Cancer, my way 

A reporter's most difficult story

Editor's note: This story originally ran in the May 20, 2000, edition of Creative Loafing.

Six months ago, I was told I'm dying. I was diagnosed with renal-cell carcinoma, an especially nasty disease even by cancer standards. We cancer patients are told any type of the disease can be cured. But those with kidney cancer that has metastasized face particularly daunting odds.

A year ago earlier, a tumor had been discovered lurking behind my right kidney. I'd been experiencing a little discomfort of the urinary variety. The tumor was the cause. So we had it taken out, along with the kidney itself.

Teensy traces of renal cells were found, and it was decided that, after a period of recuperation, I would undergo immunotherapy. By this method, the patient is injected with Interferon or Interluken 2 or, as in my case, both. The effect on the patient is basically like the flu from hell.

There were no injections on weekends. So by Sunday, I would start to feel half human again only to be felled anew. By Monday night, it was back to bed with aches, chills and nausea.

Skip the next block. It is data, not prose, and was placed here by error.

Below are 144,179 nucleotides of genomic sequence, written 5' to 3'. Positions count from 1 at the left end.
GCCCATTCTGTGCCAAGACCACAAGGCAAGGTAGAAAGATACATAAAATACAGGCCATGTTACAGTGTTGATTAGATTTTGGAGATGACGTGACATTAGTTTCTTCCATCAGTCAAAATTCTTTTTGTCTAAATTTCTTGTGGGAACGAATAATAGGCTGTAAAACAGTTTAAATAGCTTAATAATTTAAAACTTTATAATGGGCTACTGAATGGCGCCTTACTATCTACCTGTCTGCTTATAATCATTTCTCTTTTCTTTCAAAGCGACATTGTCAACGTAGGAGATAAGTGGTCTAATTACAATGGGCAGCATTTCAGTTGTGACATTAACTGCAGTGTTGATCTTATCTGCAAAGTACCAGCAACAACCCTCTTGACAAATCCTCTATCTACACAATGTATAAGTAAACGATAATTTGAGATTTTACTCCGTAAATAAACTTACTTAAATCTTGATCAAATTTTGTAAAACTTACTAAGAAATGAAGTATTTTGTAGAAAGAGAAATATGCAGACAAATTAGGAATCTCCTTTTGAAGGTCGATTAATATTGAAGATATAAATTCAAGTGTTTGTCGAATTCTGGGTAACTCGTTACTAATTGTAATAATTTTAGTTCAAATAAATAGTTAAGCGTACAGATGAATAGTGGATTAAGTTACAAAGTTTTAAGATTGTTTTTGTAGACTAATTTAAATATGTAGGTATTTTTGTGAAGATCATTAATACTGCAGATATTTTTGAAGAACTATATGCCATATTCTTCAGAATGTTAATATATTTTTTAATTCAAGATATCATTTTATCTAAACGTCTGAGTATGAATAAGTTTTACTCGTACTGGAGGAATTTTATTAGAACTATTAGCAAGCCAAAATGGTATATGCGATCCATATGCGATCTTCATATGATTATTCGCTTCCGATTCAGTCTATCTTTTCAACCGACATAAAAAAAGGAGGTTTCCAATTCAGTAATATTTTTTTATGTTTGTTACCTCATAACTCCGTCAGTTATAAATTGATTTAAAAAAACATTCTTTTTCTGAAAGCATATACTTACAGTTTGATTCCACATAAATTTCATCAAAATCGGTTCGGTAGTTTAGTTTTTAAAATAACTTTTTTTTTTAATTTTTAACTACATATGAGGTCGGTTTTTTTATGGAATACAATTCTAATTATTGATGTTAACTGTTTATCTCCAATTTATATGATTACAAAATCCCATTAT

The method seems a little primitive. Doesn't it? Injecting poisons into people's bodies to cure a disease. I'm no doctor, but it all smacks a little of leeches and bleeding; I think one day it will be placed in the same category. Maybe my low opinion of the treatment is somewhat colored by what was to come.

I went back to my position as a news reporter at CBS Atlanta. I've worked there 11 years, and it felt weird: Monumental events had taken place in my life, and work was just the same.

But, like any other job, it's kind of like riding a bicycle. You don't forget how to do it. I was assigned to cover the story of Hosea Williams' kidney operation, which was the same as mine. I was feeling well enough and confident enough to point out in my piece that I had survived the same kind of procedure.